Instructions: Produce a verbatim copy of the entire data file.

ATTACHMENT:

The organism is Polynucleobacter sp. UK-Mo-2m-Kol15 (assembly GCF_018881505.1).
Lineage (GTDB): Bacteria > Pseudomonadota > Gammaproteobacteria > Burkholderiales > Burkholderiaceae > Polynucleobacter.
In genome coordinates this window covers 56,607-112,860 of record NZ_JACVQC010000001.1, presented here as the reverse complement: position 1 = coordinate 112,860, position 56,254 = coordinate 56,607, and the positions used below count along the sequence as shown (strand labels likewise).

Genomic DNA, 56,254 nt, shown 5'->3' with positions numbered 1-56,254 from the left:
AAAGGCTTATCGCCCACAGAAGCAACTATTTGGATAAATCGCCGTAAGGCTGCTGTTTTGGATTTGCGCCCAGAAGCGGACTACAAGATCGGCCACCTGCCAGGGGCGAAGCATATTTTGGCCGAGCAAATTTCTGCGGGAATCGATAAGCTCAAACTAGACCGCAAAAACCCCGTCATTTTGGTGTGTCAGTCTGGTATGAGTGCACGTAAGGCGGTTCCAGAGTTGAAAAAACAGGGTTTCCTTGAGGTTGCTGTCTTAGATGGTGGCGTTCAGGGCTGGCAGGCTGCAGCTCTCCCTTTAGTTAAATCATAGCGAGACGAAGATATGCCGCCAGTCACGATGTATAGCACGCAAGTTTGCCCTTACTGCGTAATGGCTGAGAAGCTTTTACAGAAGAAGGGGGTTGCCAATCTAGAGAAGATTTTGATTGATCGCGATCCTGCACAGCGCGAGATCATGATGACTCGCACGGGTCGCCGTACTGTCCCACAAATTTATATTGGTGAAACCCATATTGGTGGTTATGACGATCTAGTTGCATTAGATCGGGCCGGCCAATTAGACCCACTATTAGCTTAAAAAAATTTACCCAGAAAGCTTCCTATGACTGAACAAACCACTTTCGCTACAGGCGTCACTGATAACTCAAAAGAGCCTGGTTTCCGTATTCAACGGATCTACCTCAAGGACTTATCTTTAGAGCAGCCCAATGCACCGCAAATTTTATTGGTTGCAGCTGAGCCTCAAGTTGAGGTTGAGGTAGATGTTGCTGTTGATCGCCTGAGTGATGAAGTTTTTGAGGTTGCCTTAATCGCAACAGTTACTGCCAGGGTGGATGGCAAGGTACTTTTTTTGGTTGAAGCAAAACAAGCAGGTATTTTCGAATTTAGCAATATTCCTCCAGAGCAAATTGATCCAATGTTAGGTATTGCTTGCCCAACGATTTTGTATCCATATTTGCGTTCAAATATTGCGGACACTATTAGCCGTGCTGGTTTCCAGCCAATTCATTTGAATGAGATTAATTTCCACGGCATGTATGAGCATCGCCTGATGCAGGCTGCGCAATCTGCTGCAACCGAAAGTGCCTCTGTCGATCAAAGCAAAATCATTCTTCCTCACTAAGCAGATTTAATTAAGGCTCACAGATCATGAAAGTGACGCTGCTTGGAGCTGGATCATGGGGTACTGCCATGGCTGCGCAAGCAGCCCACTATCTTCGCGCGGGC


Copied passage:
The organism is Polynucleobacter sp. UK-Mo-2m-Kol15 (assembly GCF_018881505.1).
Lineage (GTDB): Bacteria > Pseudomonadota > Gammaproteobacteria > Burkholderiales > Burkholderiaceae > Polynucleobacter.
In genome coordinates this window covers 56,607-112,860 of record NZ_JACVQC010000001.1, presented here as the reverse complement: position 1 = coordinate 112,860, position 56,254 = coordinate 56,607, and the positions used below count along the sequence as shown (strand labels likewise).

Genomic DNA, 56,254 nt, shown 5'->3' with positions numbered 1-56,254 from the left:
AAAGGCTTATCGCCCACAGAAGCAACTATTTGGATAAATCGCCGTAAGGCTGCTGTTTTGGATTTGCGCCCAGAAGCGGACTACAAGATCGGCCACCTGCCAGGGGCGAAGCATATTTTGGCCGAGCAAATTTCTGCGGGAATCGATAAGCTCAAACTAGACCGCAAAAACCCCGTCATTTTGGTGTGTCAGTCTGGTATGAGTGCACGTAAGGCGGTTCCAGAGTTGAAAAAACAGGGTTTCCTTGAGGTTGCTGTCTTAGATGGTGGCGTTCAGGGCTGGCAGGCTGCAGCTCTCCCTTTAGTTAAATCATAGCGAGACGAAGATATGCCGCCAGTCACGATGTATAGCACGCAAGTTTGCCCTTACTGCGTAATGGCTGAGAAGCTTTTACAGAAGAAGGGGGTTGCCAATCTAGAGAAGATTTTGATTGATCGCGATCCTGCACAGCGCGAGATCATGATGACTCGCACGGGTCGCCGTACTGTCCCACAAATTTATATTGGTGAAACCCATATTGGTGGTTATGACGATCTAGTTGCATTAGATCGGGCCGGCCAATTAGACCCACTATTAGCTTAAAAAAATTTACCCAGAAAGCTTCCTATGACTGAACAAACCACTTTCGCTACAGGCGTCACTGATAACTCAAAAGAGCCTGGTTTCCGTATTCAACGGATCTACCTCAAGGACTTATCTTTAGAGCAGCCCAATGCACCGCAAATTTTATTGGTTGCAGCTGAGCCTCAAGTTGAGGTTGAGGTAGATGTTGCTGTTGATCGCCTGAGTGATGAAGTTTTTGAGGTTGCCTTAATCGCAACAGTTACTGCCAGGGTGGATGGCAAGGTACTTTTTTTGGTTGAAGCAAAACAAGCAGGTATTTTCGAATTTAGCAATATTCCTCCAGAGCAAATTGATCCAATGTTAGGTATTGCTTGCCCAACGATTTTGTATCCATATTTGCGTTCAAATATTGCGGACACTATTAGCCGTGCTGGTTTCCAGCCAATTCATTTGAATGAGATTAATTTCCACGGCATGTATGAGCATCGCCTGATGCAGGCTGCGCAATCTGCTGCAACCGAAAGTGCCTCTGTCGATCAAAGCAAAATCATTCTTCCTCACTAAGCAGATTTAATTAAGGCTCACAGATCATGAAAGTGACGCTGCTTGGAGCTGGATCATGGGGTACTGCCATGGCTGCGCAAGCAGCCCACTATCTTCGCGCGGGC